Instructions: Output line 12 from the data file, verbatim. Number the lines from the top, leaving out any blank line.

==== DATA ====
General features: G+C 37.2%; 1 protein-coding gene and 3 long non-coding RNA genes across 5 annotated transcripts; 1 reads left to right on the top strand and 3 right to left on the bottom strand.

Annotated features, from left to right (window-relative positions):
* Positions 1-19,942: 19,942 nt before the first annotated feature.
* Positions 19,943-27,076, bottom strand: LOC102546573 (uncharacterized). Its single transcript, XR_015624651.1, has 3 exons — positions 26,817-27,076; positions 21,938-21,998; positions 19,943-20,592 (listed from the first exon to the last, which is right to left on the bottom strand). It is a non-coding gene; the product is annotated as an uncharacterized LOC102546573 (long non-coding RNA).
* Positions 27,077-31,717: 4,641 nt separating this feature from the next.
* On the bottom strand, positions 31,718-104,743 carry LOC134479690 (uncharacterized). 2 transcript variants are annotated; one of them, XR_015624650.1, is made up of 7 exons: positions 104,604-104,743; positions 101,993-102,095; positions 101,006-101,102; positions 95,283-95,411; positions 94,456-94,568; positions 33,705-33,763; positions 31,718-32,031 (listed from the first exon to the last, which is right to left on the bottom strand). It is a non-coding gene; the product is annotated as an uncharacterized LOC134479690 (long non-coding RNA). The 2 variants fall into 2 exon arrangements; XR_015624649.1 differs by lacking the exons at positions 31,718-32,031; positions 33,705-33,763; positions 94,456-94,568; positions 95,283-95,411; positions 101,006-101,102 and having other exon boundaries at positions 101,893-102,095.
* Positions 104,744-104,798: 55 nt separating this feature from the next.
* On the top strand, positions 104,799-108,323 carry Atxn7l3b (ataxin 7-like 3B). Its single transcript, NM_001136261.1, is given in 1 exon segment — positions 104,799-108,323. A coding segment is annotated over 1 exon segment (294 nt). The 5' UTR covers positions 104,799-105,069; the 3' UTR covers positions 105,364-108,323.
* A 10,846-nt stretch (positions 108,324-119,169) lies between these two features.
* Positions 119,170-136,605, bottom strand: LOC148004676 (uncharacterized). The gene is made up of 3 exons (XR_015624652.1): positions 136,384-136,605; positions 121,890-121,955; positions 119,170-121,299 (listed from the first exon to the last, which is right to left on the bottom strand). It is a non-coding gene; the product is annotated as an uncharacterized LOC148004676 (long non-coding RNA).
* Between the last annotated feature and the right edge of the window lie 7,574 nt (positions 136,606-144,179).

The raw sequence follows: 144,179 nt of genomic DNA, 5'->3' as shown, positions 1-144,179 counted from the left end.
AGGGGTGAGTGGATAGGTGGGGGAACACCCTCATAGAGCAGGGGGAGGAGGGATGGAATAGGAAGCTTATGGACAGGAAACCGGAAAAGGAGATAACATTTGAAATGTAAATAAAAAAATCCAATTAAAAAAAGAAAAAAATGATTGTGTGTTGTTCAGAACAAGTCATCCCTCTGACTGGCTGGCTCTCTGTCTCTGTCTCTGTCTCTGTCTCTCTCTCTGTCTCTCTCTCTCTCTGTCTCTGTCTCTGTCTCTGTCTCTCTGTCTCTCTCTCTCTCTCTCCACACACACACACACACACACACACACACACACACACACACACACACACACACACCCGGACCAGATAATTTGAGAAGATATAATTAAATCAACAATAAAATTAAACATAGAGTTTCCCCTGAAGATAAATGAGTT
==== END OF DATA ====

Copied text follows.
The raw sequence follows: 144,179 nt of genomic DNA, 5'->3' as shown, positions 1-144,179 counted from the left end.